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Discussion Starter · #1 ·
I just got a 2021 Willys JL wrangler, and I’m on day 2 of driving it. ...my low back already hurts very much. This is my dream car so needless to say I am devastated. And it is a lease to make things worse. I do not have any major back problems; beside some slight instability in the lower spine, but before this car I haven’t felt any pain in years.
Does anyone have any ideas ? I don’t think it is so much the seat though I’m sure more support and cushion would help, though it’s the bumpy ride that I think is sort of making the spine jam or become unstable while driving it... again, breaks my heart. I’m hoping maybe a “suspension seat” could help? Though I don’t know what that is or even if it is possible to replace in my 2021 wrangler.
If anyone has any thoughts, please respond :) thanks guys and gals.

since this is a lease, I have to make this work... and it is my dream car. Ugh. Devastated. Any insights are warmly welcomed! Thanks fam!
 

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Have you checked tire pressures? Jeep dealers love to overinflate tires. Factory recommended is 36 PSI.

Otherwise, play with the seat height adjustment. Your seating position might be placing unwanted pressure on your lower back. The lever on the side rises and lowers the seat cushion.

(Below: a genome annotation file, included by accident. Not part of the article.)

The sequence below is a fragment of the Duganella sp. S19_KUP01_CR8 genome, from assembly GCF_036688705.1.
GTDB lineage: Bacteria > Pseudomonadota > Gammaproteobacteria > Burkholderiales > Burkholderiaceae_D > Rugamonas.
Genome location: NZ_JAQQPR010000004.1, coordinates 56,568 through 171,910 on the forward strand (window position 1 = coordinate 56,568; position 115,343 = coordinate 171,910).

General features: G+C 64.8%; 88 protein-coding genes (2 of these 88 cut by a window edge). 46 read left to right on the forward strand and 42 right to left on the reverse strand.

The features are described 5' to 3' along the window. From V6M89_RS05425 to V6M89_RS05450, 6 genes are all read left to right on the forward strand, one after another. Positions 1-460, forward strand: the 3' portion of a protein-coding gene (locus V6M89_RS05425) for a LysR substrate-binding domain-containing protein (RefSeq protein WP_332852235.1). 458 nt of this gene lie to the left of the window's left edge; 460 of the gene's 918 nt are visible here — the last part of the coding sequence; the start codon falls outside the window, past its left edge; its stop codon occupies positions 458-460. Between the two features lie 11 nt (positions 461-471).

4514295
 

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Adjust your seat, both the bottom part closer or further from the wheel, and raise the back a bit. Comfort in a Jeep generally comes from a more upright seating position, similar almost to how you would sit in a wooden chair.
And if an auto, get a dead pedal, unless by some miracle Jeep finally started installing them.

Sent from my SM-G975U using Tapatalk
 

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Discussion Starter · #4 ·
Have you checked tire pressures? Jeep dealers love to overinflate tires. Factory recommended is 36 PSI.

Otherwise, play with the seat height adjustment. Your seating position might be placing unwanted pressure on your lower back. The lever in the side rises and lowers the seat cushion.
View attachment 4514295
Thank you for your reply! ... I have not looked at tired pressures but the way it drives sure does feel like that could be one of the contributing factors. I’ve never had an issue with riding in a jeep before!